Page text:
Safety: Allergic reactions to the plant are possible but serious ones are rare. Check for the DIN or NPN#.

Worth it? It is relatively cheap for a natural supplement, as little as $10 for 100 capsules. If you can afford it and/or you’re desperate, go for it.


Some people use a bit of alcohol before bed to help them fall asleep during a cold. I'm not sure this counts as a 'natural remedy' but it's worth mentioning.

Safety: I'm not going to give you a lecture on the 'dangers of drinking'. When it comes to colds however, the dehydrating effects of alcohol are going to work against you.

Worth it? I wouldn't judge you for putting a shot of something in a hot drink. Anything beyond one standard drink is a bad idea.

Oil of Oregano

Oil of oregano's antimicrobial effect has been consistently observed in laboratories on many bacterial strains. It's main components, carvacrol and thymol, are deemed responsible for this. When I searched for academic studies about carvacrol 1560 results were produced, of which 20 were conducted in animals and zero were conducted in humans.

Safety: Because there are no human clinical trials, medicinal doses of oil of oregano have not been studied for safety. Make sure to follow the dosage on the bottle. It is not safe for children or women who are pregnant or breastfeeding. Allergies to oregano are possible. Not to be confused with 'essential' oil of oregano which is not meant to be ingested.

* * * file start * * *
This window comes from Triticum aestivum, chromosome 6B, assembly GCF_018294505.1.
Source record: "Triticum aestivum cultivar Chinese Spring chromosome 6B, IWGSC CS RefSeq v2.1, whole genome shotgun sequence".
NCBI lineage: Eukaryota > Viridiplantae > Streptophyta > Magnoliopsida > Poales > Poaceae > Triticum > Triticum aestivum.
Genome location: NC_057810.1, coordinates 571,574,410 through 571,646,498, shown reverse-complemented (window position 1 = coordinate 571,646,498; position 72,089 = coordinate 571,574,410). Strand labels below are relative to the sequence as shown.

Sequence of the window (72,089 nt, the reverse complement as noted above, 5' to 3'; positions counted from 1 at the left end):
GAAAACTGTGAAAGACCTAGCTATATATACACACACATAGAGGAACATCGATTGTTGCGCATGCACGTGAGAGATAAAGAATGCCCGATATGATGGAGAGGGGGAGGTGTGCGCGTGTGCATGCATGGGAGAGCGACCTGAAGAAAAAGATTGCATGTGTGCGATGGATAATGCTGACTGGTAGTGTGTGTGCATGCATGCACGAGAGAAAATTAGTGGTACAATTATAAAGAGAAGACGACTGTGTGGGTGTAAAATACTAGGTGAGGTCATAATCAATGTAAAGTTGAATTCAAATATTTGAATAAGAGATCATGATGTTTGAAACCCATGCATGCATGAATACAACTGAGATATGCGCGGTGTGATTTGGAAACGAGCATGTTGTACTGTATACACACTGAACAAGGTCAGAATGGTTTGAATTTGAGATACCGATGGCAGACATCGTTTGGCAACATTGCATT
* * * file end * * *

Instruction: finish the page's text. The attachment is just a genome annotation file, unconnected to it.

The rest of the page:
Worth it? It tastes awful but many people swear by this remedy. It's price depends on the strength of the oil. If you take the recommended dose for short term use there is little known risk.

Chicken Noodle Soup

The holy grail! If your mom loved you, this is what she made when you were sick. There have actually been a few scientific studies on chicken soup, one from 1978 titled 'Effects of Chicken Soup on Nasal Mucus Velocity and Nasal Airflow Resistance'. This is the fun stuff I comb through to bring you the facts! Anyway, this very old study found chicken soup does 'loosen up' mucus more than steam from hot water alone. Plus it's one of the most nutrient dense things you can stomach when you're feeling lousy.

Safety: A+

Worth it? Of COURSE! Comfort food at its best.

The most important way to prevent a cold is to keep your immune system strong with proper sleep and nutrition. Wash your hands. If you're sick, stay home! And as any Danish doctor with tell you, the best treatment is lots of rest and hydration.

Stay healthy lovelies!